Oil painting doesn’t have to be confusing or intimidating. Here are some of the basics to get you started with oil painting in a safe and productive fashion!
Selecting your supplies
At first, the supplies may seem expensive, but the good news is most of the supplies last for a long time. Under most circumstances, you’ll get years of use out of your tubes of paint and brushes.
As for choosing your supplies, there are a few essentials — such as paints, brushes, a palette — as well as some “nice to have” items. Here’s our guide to stocking up on essential oil painting supplies.
As for surfaces, a pre-made stretched canvas or a canvas board makes a great surface on which to create your picture.
You’ll also need a place to mix paint. This is where a wooden palette, glass palette or pad of palette paper proves helpful. I prefer the palette paper, which you can discard when you are finished and helps you organize your colors.
Essential oil painting techniques for beginners
Mixing oil paint
To thoroughly combine different colors you’ll probably want to learn how to use a palette knife for mixing your paints. It’s better to use a palette knife instead of your brushes to keep the brushes in good shape. Plus, with a palette knife, your paint gets completely mixed, with no streaks caused by brush bristles.
Once you get used to the handiness of a palette knife, you won’t be able to imagine working without one. You can even apply paint using your palette knife instead of a brush! Here’s a lesson on painting with a palette knife!
Choose a variety of brush styles and sizes when starting out.
Due to the stubborn thickness of the paint, you’ll probably be happiest using rigid bristle brushes such as “hog-hair” or “chunking” brushes. If you try to brush out thick paint with soft, flimsy bristles you’ll get very frustrated!
If you’ve ever painted in acrylics or watercolor, you’ll have to get used to physical demands of brushing out oil paint. It can be quite laborious, especially if used straight out of the tube. This thick, buttery nature of the paint is what makes it so fun to blend into, however.
Thinning oil paint
If you’re having trouble managing the thickness of the paint, you can use a thinner to make the paint more viscous and easier to apply.
Because traditional oils are not water soluble, you’ll need to choose an appropriate thinner to mix into your paint. Gamsol or Turpenoid are two of the safer thinners on the market. They’re virtually odorless, which is nice, but also means you can’t smell any of the fumes they may be emitting.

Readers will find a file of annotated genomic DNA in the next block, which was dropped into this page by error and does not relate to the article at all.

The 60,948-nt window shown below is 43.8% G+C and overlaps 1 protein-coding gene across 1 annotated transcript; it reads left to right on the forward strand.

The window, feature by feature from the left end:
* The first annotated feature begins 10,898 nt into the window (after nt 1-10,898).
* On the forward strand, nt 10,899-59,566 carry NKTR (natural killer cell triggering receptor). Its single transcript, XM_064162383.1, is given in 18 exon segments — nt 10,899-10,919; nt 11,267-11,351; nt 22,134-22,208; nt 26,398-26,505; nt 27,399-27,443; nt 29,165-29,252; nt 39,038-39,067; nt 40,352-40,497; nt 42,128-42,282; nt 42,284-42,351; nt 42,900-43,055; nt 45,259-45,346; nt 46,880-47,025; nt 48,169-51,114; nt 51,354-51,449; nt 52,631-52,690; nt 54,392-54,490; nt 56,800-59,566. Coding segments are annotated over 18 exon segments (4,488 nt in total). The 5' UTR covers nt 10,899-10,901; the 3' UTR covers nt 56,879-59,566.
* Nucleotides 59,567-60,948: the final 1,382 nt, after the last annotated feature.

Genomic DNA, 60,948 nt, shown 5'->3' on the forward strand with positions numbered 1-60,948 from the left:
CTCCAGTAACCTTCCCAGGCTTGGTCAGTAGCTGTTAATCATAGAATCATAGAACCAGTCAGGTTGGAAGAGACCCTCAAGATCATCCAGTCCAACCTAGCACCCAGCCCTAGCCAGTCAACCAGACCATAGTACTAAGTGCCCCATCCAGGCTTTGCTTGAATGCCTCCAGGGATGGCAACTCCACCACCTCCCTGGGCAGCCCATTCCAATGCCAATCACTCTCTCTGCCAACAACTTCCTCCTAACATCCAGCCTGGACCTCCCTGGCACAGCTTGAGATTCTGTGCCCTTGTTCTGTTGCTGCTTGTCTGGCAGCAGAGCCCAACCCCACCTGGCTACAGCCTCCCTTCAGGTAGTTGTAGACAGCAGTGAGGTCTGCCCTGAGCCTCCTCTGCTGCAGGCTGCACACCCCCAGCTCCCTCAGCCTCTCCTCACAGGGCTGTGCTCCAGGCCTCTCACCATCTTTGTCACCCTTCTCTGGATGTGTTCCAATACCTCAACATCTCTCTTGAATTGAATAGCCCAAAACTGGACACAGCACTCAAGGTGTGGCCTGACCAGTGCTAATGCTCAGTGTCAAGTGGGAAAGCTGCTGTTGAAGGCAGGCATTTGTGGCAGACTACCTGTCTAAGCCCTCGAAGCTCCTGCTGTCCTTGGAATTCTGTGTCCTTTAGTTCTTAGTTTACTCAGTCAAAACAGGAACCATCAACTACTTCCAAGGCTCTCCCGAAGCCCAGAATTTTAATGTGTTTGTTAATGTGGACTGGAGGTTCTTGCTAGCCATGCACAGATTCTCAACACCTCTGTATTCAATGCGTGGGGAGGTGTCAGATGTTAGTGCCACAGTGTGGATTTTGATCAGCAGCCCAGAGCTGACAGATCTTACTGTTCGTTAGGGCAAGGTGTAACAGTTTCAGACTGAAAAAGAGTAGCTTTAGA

Keep your thinners in glass jars and keep the lids on as much as possible. Work in a well-ventilated area when using thinners. Your thinner can be reused, because the oil paint will simply fall to the bottom of the container after a day or so. Many artists pour their used thinner into a larger jar and let it clarify over time. This form of recycling is great for both your wallet and the environment. Don’t poor thinner down the drain — reuse it!
The thinner is also a crucial part of the process of cleaning your brushes.
Start by using a rag or paper towel to remove as much paint from your brushes as you can. Then give your brushes several baths in thinner, wiping as much paint and thinner off as possible with each bath. Some artists use multiple thinner containers for this process. Finally, head to the sink and clean each brush one at a time.
It’s important that you use a soap that is meant for removing oil. Regular soap usually won’t do a good enough job at removing all of the oil; the next time you paint you’ll find, to your chagrin, rock-hard bristles that don’t perform very well.
Oil painting safety tips
Oils sometimes get a bad reputation for being a health hazard. The majority of paints are perfectly safe to handle because they’re made of simple inert pigments and vegetable oil. Of course, it’s a good ideas to check if the manufacturer recommends any safety precautions.
The one place where you need to take caution is when using of thinners and disposing or storing of used rags and paper towels soaked with thinner. The vegetable oils used to make oil paints have been known to heat up in temperature as they dry. Because of this, a common practice is to assume that your used rags and paper towels could, in theory, spontaneously combust.
Here’s how to stay safe when working with oil paint thinners:
- Minimize your exposure to thinner and always work in a well-ventilated area while using.
- Dispose of oil-soaked rags or paper towels properly: Just to be safe, put your used rags or paper towels into a water-filled container and dispose of the entire container.